More than half of all learning apps on Apple and Android target kids ages zero to five. But new research from the University of California Irvine School of Education has found that most are developmentally inappropriate and fail to teach the age group effectively. The 2018 study Are educational preschool apps designed to teach? An analysis of the app market, led by associate professor Stephanie Reich and Harvard post-doctoral student Melissa Callaghan, finds that none of the 171 apps tested provided all of the prompts, modelling, feedback and rewards that facilitate learning in preschoolers.
“There are decades and decades of research looking at how children learn best, but developers are really good at getting kids’ attention in short periods of time—so [the apps] are not really structured to let them practice or persist through challenges,” says Reich.
The study tested the top 10 premium and free math and literacy apps from Google Play, Amazon Appstore and Apple’s App Store over three months. Reich and her team started by creating a basic framework to capture and analyze the various learning features used in the games. Then Callaghan and three undergraduate researchers played each game several times in as many ways as possible: correctly, incorrectly, quickly, slowly, and sometimes the app was simply opened and left untouched.
What they found was that very few of the math apps taught broader lessons like even and odd numbers or how to count currency. And oddly, barely any literacy apps teach vowels and consonants, comprehension or sentence completion. The study recommends more apps offer open-ended learning that challenges players, rather than closed-ended questions that just quiz kids on their existing knowledge.
Some apps that stand out in a positive way are PBS KIDS’ The Cat in the Hat Builds That and Vectorkpark’s Metamorphabet. The former incorporates an estimation game into the narrative starring the mischievous Cat and his human counterparts, Nick and Sally. And Metamorphabet is an interactive alphabet game that animates and transforms letters that kids tap on into various things that start with that letter.
The study also found that 18.7% of the apps don’t provide instructions on how to accomplish the goal of the game, and less than 5% use modelling to demonstrate how to get to correct answers, even though research shows preschoolers need clearly defined goals and models to learn.
“It’s much younger kids using these, so they need a guide on what to do; and then as kids get older, the [offerings] can get more interactive,” says Reich.
Repetition is also key, but only 15.2% of the apps tested repeat instructions, and even fewer rephrase instructions for clarity after a pause in active play. Along with in-play guidance, preschoolers need feedback that explains why something was correct or not. Most apps give feedback for correct answers, but few provide it for incorrect answers to explain why. Most games just respond with something like, “No, try again.” But Reich explains that a more effective clue response, like “You’re looking for a triangle, which has three sides,” would be much better.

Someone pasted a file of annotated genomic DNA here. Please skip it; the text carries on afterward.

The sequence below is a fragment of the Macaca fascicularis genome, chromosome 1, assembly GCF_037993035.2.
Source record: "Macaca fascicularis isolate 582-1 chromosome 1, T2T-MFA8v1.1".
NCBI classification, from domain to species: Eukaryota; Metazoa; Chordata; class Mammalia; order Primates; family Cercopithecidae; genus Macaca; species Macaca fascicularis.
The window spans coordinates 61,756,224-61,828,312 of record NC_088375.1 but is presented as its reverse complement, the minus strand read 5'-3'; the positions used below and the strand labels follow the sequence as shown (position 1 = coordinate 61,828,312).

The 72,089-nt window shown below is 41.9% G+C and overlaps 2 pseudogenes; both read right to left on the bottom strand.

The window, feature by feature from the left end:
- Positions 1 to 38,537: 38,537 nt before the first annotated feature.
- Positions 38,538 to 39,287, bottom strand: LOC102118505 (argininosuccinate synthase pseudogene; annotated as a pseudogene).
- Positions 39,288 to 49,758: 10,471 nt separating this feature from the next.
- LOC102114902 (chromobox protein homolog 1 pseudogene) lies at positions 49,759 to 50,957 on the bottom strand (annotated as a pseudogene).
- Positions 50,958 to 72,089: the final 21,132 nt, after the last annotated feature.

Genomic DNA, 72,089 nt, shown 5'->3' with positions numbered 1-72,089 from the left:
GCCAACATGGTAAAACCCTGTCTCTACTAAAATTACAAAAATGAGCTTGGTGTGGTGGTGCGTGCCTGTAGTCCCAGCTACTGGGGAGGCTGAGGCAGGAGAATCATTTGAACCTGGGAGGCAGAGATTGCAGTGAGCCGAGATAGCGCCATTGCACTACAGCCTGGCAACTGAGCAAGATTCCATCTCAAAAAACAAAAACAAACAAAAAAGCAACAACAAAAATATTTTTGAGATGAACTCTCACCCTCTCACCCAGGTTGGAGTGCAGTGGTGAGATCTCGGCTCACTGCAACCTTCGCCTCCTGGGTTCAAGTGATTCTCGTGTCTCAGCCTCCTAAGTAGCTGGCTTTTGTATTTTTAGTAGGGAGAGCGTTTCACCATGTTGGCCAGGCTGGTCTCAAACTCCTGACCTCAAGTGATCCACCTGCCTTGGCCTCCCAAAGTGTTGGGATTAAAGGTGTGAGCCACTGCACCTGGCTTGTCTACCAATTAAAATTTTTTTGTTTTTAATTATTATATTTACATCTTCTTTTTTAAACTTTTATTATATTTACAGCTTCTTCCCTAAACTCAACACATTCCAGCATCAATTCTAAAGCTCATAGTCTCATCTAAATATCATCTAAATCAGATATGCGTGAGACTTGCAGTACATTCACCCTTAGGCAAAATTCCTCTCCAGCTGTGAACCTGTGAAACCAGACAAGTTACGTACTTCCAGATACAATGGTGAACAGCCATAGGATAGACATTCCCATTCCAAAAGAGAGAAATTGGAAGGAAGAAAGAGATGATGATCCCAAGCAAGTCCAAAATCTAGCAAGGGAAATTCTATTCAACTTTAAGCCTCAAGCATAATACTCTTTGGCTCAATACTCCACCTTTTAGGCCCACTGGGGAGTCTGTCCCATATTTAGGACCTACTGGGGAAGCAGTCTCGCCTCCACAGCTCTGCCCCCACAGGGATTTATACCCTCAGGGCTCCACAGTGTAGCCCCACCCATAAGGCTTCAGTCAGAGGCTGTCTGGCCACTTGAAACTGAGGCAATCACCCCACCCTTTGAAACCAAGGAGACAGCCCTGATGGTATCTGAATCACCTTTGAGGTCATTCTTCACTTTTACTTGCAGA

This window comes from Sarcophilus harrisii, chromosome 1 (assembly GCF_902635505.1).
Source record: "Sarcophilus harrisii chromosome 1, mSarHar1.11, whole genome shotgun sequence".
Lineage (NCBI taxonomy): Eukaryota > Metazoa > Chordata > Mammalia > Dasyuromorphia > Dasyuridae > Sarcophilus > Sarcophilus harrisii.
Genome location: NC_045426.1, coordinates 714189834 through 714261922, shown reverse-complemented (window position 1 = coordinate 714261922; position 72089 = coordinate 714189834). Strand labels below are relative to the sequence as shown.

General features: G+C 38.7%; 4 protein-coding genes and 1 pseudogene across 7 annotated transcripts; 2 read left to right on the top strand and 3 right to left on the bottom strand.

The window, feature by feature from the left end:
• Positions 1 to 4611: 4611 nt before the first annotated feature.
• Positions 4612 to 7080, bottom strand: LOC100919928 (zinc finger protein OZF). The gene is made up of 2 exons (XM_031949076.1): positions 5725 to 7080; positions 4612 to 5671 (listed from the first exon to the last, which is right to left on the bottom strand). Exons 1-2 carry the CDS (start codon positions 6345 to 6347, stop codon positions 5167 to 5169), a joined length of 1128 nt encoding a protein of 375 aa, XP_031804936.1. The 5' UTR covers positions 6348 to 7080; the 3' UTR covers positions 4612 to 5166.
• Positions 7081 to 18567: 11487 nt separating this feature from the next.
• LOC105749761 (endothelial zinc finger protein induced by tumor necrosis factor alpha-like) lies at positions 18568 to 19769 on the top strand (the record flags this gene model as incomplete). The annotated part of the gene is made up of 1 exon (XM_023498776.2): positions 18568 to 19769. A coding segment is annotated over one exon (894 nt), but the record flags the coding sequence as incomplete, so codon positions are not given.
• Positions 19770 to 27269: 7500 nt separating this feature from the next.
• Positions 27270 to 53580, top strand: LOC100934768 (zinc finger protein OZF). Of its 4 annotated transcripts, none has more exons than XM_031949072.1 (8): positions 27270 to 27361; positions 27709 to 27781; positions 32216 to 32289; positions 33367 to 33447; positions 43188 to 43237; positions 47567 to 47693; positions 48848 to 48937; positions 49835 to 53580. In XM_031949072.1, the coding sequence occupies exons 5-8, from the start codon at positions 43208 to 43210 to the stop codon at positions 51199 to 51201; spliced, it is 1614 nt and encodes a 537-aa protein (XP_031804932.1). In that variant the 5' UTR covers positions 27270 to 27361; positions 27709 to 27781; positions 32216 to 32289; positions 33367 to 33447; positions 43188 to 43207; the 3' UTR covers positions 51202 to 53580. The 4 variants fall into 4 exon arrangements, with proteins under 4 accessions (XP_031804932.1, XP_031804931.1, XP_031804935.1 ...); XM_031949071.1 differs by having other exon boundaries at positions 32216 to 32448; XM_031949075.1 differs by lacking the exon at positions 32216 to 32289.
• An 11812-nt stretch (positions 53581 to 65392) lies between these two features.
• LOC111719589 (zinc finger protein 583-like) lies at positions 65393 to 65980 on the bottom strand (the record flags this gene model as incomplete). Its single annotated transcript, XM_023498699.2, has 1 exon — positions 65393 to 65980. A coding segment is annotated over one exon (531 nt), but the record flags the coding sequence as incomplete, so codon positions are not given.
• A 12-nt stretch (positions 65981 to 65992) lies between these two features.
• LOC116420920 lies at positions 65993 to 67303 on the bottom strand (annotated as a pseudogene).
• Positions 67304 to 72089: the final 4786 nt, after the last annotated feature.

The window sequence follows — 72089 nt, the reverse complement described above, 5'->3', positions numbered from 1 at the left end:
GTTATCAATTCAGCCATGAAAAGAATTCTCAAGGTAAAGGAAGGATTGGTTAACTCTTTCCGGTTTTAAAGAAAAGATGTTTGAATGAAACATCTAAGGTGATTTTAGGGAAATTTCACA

Beyond needing to provide explanatory feedback, Reich says scaffolding (a tactic that requires children to gain a foundation of basic concepts before they’re allowed to jump to more complex learning) should also be present for this age group. Shockingly, only 11.7% of the apps included in the study let users select their own difficulty level, which creates the potential for learners to place themselves in a level that’s too difficult for what they actually understand, and also to progress without showing improvement.
Half of the apps tested give rewards for correct answers, which tends to cause preschoolers to simply rush through the lesson to get to the prize. “Preschoolers learn through what we call baked-in rewards,” says Christine Elgersma, an expert app reviewer at Common Sense Media. “This means a seamless existence between the game and reward. Learning the narrative becomes the reward, so it doesn’t have this dynamic where the learning is the boring part and the reward is the fun part.”
The Homer: Kids Learn to Read app earned five stars from Elgersma for its research-based development and efficacy research showing that kids actually do learn from it. It features verbal instructions and visual prompts so kids can get through the content, even without parents present.
Elgersma sees a multi-disciplinary approach to educational preschool apps as the way of the future. “I would like to see experts on staff who are actually really deeply involved in the development and can add research-based input,” she says.
The first step towards improvement is to have educational experts and developers push for a clearer distinction about which apps qualify as educational, and which would be better off being branded as just for fun. Next, developers should add clear prompts and defined goals, and they must start including better modelling that demonstrates how to achieve the goal, along with more visual and audio feedback for both correct and incorrect responses. Repeating and rephrasing the instructions throughout the game will also benefit learners.
“The more scrutiny that apps and digital media get over time, the more it will impact business models and practices,” says Elgersma.